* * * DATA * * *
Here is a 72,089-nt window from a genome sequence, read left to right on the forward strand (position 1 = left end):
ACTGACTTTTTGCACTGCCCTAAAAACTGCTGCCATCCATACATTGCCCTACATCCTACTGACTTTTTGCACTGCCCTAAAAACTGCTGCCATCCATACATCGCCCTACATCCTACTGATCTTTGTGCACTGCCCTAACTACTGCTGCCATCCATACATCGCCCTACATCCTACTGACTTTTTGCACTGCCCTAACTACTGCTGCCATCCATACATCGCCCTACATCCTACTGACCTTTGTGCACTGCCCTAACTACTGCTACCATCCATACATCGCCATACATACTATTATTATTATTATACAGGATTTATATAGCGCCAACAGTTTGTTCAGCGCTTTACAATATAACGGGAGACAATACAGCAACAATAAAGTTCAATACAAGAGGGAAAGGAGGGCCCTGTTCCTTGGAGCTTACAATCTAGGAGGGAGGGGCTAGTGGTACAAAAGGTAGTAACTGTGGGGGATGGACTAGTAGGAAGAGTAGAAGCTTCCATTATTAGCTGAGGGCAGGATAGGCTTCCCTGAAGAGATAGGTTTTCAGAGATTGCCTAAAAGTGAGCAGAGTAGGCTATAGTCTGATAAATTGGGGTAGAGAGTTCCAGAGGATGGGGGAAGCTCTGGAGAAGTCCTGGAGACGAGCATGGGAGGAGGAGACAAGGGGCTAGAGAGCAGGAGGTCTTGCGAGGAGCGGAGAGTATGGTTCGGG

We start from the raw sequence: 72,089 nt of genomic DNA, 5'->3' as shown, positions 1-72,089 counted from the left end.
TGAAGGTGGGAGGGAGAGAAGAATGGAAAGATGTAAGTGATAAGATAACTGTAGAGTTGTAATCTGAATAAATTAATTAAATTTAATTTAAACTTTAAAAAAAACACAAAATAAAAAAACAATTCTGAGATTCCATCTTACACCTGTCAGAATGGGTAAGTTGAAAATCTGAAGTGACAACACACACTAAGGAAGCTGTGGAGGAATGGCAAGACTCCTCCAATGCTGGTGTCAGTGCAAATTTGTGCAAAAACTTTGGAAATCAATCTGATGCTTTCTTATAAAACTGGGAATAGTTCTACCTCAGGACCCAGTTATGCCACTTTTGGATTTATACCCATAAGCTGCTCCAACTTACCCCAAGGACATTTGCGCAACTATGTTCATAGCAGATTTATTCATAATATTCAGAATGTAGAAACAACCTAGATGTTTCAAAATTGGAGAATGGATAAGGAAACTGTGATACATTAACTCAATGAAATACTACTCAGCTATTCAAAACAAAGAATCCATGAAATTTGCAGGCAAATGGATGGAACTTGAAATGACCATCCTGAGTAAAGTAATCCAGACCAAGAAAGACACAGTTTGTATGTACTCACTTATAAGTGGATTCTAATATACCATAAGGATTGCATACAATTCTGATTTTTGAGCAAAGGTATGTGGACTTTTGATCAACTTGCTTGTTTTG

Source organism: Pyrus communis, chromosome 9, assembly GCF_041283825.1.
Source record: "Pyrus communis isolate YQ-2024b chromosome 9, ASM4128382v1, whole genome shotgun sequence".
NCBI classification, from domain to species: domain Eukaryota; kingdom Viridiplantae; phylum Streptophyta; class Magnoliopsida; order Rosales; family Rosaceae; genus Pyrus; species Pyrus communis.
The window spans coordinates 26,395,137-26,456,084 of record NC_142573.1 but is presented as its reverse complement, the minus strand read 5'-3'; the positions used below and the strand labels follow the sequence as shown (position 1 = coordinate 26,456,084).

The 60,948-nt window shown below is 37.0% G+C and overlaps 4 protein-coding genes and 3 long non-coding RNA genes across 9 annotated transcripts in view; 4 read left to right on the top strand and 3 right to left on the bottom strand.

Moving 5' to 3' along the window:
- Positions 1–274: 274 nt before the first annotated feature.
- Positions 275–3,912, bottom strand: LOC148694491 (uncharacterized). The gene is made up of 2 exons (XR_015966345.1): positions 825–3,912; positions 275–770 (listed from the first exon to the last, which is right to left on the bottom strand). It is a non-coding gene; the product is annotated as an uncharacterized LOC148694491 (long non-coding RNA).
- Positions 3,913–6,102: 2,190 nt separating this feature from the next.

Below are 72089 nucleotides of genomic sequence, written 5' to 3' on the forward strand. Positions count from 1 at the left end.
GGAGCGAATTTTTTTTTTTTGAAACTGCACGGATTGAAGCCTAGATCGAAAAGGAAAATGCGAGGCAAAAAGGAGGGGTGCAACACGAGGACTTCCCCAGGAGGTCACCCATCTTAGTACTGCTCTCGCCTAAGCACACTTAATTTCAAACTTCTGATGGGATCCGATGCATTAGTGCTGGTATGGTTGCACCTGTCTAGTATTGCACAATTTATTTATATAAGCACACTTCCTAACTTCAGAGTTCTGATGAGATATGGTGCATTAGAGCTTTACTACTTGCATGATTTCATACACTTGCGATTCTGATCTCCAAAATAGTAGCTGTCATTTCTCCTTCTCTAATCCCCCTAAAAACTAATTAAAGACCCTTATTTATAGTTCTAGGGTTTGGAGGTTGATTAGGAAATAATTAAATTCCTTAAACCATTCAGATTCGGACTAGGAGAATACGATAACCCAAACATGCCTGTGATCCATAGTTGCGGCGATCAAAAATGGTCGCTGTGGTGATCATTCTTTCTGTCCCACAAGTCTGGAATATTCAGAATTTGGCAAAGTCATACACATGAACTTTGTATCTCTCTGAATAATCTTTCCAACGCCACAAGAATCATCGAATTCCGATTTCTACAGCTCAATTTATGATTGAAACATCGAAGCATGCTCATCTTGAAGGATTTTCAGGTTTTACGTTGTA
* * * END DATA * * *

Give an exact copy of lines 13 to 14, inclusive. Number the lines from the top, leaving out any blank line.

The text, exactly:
- Positions 3,913–6,102: 2,190 nt separating this feature from the next.

Below are 72089 nucleotides of genomic sequence, written 5' to 3' on the forward strand. Positions count from 1 at the left end.